Mia, win another championship so you can share it with Nomar. Joy, add a final Olympic medal so each of your three children can wear one.Julie, rub
some mud on that ankle and get out there to lead the team again.
Kristine, come through with yet another goal as you have done throughout the Olympics.
And Brandi, no one would complain if you ripped off your shirt one last time.
After bonding closer than most families over the past 18 years, the core of the U.S. women's soccer program will try to go out on a grand note
Thursday by adding yet another championship in the Olympics gold-medal game against Brazil. Mia Hamm, Joy Fawcett, Julie Foudy, Kristine Lilly and
Brandi Chastain have been playing together since the late 1980s, lifting women's sports to undreamt levels and giving girls everywhere poster
alternatives to *NSYNC.
"I think what we have done over the last 18 years is bring soccer to another level," Lilly said in a pre-Olympics interview. "It has been amazing to
be there from the beginning where no one knew we won the World Cup in 1991 to now. To see that progression is probably the greatest thing in my career
But now it's time to say goodbye to teammates who have become the tightest family since Sister Sledge. With two World Cup championships -- including
the influential 1999 victory -- an Olympic gold medal in 1996 and a silver in 2000, the heart and soul of the team will go their separate ways. Hamm,
Fawcett and Foudy -- who might have already played her last game since her status is uncertain with a sprained ankle -- are retiring from the national
team. Hamm wants to start a family with her new husband, Chicago Cubs shortstop Nomar Garciaparra. Foudy is also thinking about kids, but she expects
to remain active in social and political issues. Fawcett already has three children to raise.
Chastain says she'll keep playing "as long as they let me,'' but she is 36 years old and is unlikely to last until the next World Cup in 2007. Lilly,
who has played in more international games than any man or woman, has already said she won't make it to 2007.
"I'll miss being here with these players,'' said Hamm, the game's all-time leading scorer and most recognizable face. "And learning from them, and
growing and experiencing the greatest of times and the worst of times.''
Fittingly, they've gone from Athens to Athens. They first reached national prominence in Athens, Ga., at the 1996 Olympics when goaltender Briana
Scurry brashly promised to run through the streets if the United States won. She did, but that wasn't the end of the streaking for the U.S. women.
They wound up soaring into the American conscious, providing role models for a generation of girls.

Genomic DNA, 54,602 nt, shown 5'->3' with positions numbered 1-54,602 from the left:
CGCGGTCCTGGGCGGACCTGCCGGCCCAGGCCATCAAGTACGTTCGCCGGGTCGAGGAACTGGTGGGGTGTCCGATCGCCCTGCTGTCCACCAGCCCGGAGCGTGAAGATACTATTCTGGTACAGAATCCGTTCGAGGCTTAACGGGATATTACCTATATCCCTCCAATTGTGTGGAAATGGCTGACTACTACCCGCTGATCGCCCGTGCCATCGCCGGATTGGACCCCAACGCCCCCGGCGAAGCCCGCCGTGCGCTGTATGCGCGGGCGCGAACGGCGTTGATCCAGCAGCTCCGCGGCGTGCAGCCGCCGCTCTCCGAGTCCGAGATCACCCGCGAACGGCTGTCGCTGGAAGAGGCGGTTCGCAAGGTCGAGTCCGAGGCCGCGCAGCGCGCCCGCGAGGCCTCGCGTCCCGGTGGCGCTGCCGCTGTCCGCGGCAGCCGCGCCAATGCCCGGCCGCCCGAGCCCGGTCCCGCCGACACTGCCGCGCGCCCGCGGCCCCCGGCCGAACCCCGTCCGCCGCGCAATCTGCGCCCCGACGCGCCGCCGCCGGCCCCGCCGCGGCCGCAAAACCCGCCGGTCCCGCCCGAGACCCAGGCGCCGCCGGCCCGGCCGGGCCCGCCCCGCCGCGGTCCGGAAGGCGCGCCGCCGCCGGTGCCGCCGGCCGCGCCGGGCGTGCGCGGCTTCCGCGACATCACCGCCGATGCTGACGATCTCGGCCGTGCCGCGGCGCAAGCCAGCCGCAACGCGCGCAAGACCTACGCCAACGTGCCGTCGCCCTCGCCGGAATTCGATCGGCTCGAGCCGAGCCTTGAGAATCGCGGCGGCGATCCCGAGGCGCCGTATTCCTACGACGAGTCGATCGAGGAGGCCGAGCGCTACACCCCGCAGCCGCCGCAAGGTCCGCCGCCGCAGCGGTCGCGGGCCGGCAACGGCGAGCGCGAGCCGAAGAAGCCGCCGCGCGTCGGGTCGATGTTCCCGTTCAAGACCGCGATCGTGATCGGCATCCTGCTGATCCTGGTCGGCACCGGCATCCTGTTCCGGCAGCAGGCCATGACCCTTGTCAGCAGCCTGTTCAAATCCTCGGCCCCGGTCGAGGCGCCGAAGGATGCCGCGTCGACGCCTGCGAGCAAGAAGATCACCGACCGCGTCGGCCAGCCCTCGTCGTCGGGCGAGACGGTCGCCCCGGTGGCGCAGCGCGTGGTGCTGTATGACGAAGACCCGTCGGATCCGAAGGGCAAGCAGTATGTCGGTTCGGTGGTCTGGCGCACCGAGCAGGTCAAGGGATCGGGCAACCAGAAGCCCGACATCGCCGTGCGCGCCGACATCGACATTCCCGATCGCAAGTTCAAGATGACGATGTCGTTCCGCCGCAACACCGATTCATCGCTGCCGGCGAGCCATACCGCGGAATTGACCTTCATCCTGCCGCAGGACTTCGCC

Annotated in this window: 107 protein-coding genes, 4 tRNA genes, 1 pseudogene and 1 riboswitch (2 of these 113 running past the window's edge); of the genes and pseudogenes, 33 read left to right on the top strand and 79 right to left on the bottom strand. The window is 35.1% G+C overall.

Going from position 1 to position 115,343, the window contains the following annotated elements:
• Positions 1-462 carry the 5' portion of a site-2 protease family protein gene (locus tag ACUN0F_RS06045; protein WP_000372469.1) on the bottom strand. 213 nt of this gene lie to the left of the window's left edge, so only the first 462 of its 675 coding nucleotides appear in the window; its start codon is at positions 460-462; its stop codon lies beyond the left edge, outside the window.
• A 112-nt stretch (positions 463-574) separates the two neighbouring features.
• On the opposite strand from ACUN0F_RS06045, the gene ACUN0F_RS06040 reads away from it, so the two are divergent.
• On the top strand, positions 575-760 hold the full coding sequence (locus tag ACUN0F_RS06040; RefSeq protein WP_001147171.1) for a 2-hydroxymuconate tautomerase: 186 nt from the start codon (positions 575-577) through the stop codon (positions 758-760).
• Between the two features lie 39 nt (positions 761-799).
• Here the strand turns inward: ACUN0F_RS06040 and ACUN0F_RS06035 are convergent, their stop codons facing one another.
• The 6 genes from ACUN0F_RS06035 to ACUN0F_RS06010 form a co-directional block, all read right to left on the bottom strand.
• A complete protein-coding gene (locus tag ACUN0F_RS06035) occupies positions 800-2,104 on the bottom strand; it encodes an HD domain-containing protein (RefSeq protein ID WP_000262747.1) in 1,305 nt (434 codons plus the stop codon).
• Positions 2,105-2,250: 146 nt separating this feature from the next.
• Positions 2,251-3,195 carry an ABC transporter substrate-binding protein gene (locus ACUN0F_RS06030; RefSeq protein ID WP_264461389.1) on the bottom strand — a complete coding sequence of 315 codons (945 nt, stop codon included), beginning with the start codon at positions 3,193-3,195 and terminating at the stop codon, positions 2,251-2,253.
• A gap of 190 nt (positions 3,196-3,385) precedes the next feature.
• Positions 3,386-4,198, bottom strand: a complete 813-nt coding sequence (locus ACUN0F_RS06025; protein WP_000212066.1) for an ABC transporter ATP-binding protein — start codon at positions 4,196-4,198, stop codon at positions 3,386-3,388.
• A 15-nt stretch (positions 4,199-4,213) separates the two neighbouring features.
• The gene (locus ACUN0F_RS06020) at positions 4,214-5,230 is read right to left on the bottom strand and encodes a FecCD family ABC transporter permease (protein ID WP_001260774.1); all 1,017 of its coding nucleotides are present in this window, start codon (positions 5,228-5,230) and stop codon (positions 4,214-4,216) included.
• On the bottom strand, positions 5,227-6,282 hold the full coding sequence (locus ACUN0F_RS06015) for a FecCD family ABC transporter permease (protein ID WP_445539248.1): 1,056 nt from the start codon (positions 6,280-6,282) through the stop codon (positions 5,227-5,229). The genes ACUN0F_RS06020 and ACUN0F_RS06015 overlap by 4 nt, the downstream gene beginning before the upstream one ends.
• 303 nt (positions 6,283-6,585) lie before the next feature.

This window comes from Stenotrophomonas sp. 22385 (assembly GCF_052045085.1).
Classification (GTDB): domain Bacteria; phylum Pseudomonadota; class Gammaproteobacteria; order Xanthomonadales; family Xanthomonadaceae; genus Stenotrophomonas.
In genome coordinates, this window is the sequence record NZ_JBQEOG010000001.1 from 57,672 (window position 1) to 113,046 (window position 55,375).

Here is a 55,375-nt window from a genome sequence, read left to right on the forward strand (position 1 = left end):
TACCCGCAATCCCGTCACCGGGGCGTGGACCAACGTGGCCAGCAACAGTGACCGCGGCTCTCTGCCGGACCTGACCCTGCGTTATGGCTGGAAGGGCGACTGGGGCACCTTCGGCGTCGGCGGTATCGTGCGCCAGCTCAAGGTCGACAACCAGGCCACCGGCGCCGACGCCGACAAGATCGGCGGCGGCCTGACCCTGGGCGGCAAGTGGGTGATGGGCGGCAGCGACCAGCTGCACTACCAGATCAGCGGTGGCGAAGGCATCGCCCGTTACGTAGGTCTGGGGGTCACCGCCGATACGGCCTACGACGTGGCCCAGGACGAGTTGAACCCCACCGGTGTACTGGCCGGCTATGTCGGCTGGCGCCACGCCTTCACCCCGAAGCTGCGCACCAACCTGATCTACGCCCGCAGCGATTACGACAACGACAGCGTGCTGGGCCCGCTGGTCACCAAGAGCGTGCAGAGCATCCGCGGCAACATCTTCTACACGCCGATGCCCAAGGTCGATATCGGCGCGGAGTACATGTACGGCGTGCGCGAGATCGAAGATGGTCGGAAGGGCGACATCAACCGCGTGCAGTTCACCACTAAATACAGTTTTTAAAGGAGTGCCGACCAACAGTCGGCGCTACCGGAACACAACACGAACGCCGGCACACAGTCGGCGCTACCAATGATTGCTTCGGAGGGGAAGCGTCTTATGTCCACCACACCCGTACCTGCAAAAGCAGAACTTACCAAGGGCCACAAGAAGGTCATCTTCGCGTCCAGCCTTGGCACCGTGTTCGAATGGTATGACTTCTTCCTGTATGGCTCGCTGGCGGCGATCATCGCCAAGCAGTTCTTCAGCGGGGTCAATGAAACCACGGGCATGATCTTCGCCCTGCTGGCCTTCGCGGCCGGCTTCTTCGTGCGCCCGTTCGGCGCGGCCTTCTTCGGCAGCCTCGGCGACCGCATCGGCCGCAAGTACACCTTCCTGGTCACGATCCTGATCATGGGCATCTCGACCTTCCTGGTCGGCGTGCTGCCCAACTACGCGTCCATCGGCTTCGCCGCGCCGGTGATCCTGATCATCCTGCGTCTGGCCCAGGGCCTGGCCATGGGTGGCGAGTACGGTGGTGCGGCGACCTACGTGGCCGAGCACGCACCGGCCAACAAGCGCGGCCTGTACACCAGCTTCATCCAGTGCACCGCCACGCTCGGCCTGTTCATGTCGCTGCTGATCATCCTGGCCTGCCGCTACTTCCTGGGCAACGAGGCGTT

The Americans continued to dominate the sport, winning the 1999 World Cup. But their success prompted other nations to invest in women's soccer for
the first time. Those countries are catching up; Norway won gold four years ago in Sydney, and Germany won the World Cup on U.S. soil last year.
Their final game with Brazil could get interesting. After a 2-0 U.S. victory in the qualifying round last week, Brazil's coach accused the Americans
of trying to deliberately hurt his players.
It's the United States with the injury concerns, though. Foudy sprained her right ankle in the semifinal against Germany, left the stadium on crutches
and is questionable for the championship game. Facing a possible final game with her band of sisters, you know she'll be out there if it is at all
possible. "I think I'll have them chop it off and drag my stump out there if I have to," the team captain told reporters.
The United States is not the dominating team it was in previous years, needing an overtime goal by Heather O'Reilly to beat Germany 2-1 to reach the
gold-medal game. It was an appropriate goal -- O'Reilly grew up with Hamm posters hanging in her bedroom, is a sophomore at Hamm's alma mater of North
Carolina and is considered Hamm's heir apparent.
Following the championship game, the Girls of Summer will go on to the rest of their lives and it will be up to O'Reilly and her teammates to carry on
the legacy they -- and the rest of the veterans -- created.
"Our effect on the world and on little girls and boys has gone far beyond the scope of any of us ever imagined it could be," Scurry said. "I think for
us to win would be great, but we don't have to win to see and feel the legacy that we have left because it is already well established."
And so are the friendships.
"When I think of this team, I just think of laughing a lot," Hamm said. "Whether it is a practice or a bus ride, I have just had a really unbelievable
"I will miss our federation paying for us to come in and hang out together and occasionally play some soccer."